How to Replace Rear Disc Brakes in a Mercury Cougarby Editorial TeamUpdated November 07, 2017
Items you will need
Needle nose pliers
New inner and outer brake pads
Lint free cloth
Thread locking agent
Brake caliper slide grease
How to Replace Rear Disc Brakes in a Mercury Cougar. The Mercury Cougar comes equipped with either disc or drum brakes in the rear. If your Cougar has disc brakes you will need to purchase tool T87P-2588 from the Mercury dealership in order to replace them. Read further to learn how to perform this simple brake job with this specialized tool.
Drain half of the brake fluid from the master cylinder reservoir. Use a syringe and insert it in the reservoir to siphon the brake fluid. Set the brake fluid aside so you can replace it later.
Lift the vehicle from the ground using a car jack. Verify that the vehicle is stable on all sides. Keep children and animals away from the car while it is off the ground to prevent injury or death.
Remove the wheels from the Cougar. Use a torque wrench to loosen the lug nuts. Take off the wheels and set them aside, facing up to prevent damage.
Take out the cotter and guide pin. Use a pair of needle nose pliers to remove the pins.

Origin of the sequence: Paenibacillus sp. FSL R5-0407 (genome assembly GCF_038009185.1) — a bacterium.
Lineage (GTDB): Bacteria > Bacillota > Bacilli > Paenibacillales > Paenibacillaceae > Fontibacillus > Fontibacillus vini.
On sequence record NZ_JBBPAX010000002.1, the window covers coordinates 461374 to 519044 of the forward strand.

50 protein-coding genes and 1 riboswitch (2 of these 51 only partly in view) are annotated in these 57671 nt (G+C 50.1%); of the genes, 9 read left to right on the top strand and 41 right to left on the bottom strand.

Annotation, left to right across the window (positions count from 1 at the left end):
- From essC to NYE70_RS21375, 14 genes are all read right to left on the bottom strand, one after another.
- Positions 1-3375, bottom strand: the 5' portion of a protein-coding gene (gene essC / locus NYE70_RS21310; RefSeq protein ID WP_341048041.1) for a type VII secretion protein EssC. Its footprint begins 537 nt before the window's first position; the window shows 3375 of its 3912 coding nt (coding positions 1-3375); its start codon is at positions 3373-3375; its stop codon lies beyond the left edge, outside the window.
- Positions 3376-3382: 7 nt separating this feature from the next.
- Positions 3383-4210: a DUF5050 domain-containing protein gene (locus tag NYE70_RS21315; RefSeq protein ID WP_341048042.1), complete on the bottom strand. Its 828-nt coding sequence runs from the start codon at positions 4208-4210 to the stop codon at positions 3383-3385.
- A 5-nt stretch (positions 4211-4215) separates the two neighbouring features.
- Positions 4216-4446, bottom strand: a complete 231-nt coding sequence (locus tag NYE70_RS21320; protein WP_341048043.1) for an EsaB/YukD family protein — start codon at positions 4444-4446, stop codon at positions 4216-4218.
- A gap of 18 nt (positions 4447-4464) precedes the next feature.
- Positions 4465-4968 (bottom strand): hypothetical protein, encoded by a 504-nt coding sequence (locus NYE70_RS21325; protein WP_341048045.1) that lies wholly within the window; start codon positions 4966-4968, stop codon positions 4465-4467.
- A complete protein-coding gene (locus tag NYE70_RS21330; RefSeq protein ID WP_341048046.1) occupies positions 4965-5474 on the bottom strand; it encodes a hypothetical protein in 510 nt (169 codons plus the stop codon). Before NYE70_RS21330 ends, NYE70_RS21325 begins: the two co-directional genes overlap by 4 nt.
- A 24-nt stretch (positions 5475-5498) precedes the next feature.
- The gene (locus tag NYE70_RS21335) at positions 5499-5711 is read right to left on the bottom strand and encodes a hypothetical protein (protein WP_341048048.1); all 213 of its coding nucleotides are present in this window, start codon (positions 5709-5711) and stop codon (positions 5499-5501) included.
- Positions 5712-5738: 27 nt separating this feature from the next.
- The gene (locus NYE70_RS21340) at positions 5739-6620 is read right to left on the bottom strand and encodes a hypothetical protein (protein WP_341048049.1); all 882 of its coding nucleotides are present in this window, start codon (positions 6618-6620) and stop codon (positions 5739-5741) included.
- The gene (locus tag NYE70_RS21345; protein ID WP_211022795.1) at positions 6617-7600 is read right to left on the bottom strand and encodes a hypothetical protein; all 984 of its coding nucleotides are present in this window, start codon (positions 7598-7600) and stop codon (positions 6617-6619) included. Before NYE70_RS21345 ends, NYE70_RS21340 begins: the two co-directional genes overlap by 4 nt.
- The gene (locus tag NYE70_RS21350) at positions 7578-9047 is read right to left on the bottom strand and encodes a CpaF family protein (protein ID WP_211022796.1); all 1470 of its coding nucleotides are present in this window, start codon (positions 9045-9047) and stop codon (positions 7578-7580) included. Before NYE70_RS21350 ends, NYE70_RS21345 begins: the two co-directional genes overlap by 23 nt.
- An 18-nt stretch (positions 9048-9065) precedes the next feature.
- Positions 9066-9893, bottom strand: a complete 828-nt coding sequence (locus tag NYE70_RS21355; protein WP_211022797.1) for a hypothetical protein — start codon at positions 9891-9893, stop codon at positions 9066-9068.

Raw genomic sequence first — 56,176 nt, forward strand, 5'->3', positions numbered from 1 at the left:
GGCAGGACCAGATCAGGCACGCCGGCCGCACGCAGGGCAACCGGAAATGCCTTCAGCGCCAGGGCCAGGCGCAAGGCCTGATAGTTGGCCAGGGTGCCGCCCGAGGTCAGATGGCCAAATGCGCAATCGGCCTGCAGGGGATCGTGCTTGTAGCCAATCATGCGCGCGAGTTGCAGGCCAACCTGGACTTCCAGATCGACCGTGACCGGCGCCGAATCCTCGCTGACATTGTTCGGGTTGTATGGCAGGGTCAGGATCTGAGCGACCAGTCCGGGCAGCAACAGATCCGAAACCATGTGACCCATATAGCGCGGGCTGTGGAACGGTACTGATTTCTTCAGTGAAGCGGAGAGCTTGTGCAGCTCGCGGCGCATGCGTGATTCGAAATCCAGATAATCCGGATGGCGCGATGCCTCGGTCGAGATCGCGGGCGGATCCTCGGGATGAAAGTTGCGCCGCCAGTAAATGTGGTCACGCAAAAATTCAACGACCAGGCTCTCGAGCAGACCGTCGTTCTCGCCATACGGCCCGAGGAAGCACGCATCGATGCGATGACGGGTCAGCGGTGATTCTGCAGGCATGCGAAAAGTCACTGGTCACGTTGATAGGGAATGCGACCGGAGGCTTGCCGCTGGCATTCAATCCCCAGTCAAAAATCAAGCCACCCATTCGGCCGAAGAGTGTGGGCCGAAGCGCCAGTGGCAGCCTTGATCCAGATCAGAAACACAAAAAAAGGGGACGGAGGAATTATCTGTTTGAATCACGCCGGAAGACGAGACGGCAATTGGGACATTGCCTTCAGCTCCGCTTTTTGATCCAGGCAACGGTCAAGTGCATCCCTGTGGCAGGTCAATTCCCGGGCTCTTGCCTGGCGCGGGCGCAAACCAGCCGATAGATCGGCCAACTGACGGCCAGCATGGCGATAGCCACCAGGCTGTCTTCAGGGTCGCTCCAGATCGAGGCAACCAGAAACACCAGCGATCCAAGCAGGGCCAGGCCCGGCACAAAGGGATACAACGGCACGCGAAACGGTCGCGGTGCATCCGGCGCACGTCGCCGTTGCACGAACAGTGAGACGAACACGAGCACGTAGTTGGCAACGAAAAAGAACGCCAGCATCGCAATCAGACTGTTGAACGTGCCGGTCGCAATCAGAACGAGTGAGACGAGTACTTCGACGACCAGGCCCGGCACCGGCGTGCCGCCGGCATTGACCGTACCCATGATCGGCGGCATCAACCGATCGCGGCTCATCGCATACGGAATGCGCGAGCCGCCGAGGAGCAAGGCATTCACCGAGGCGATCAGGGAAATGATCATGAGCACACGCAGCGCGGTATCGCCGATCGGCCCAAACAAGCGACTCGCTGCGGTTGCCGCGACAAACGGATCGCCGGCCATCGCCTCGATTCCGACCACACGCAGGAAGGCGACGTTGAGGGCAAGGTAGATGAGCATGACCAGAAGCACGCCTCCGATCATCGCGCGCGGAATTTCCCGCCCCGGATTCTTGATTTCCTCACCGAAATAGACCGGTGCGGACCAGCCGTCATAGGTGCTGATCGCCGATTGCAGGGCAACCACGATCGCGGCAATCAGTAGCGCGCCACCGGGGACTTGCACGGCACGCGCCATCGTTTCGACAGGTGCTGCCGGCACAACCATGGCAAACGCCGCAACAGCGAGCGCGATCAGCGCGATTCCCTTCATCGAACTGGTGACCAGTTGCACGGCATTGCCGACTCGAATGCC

Disconnect the caliper locating pin cover. Remove the caliper locating pin using needle nose pliers.
Rotate the rear disc brake caliper so that it doesn't block the brake rotor and anchor plate. Leave the brake hose intact. Take out the inner and outer disc brake pads.
Install the new disc brake pads using the rear caliper piston adjuster, tool T87P-2588, to turn the rear disc brake piston clockwise. This will make the necessary room to insert the pads.
Insert the inner and outer disc brake pads. Reposition the brake caliper over the pads.
Wipe the locating pin threads with a lint free cloth to remove grease. Apply a drop of thread locking agent.
Grease the locating pin using disc brake caliper slide grease. Install the pin and tighten it to 30 foot pounds using a torque wrench. Insert the guide and cotter pins.
Replace the wheels. Tighten the lug nuts to 62 foot pounds using a torque wrench. Pull the parking brake and pump the brake pedal several times to adjust the brakes. Lower the vehicle and replace the brake fluid.
This article was written by the CareerTrend team, copy edited and fact checked through a multi-point auditing system, in efforts to ensure our readers only receive the best information. To submit your questions or ideas, or to simply learn more about CareerTrend, contact us [here](http://careertrend.com/about-us).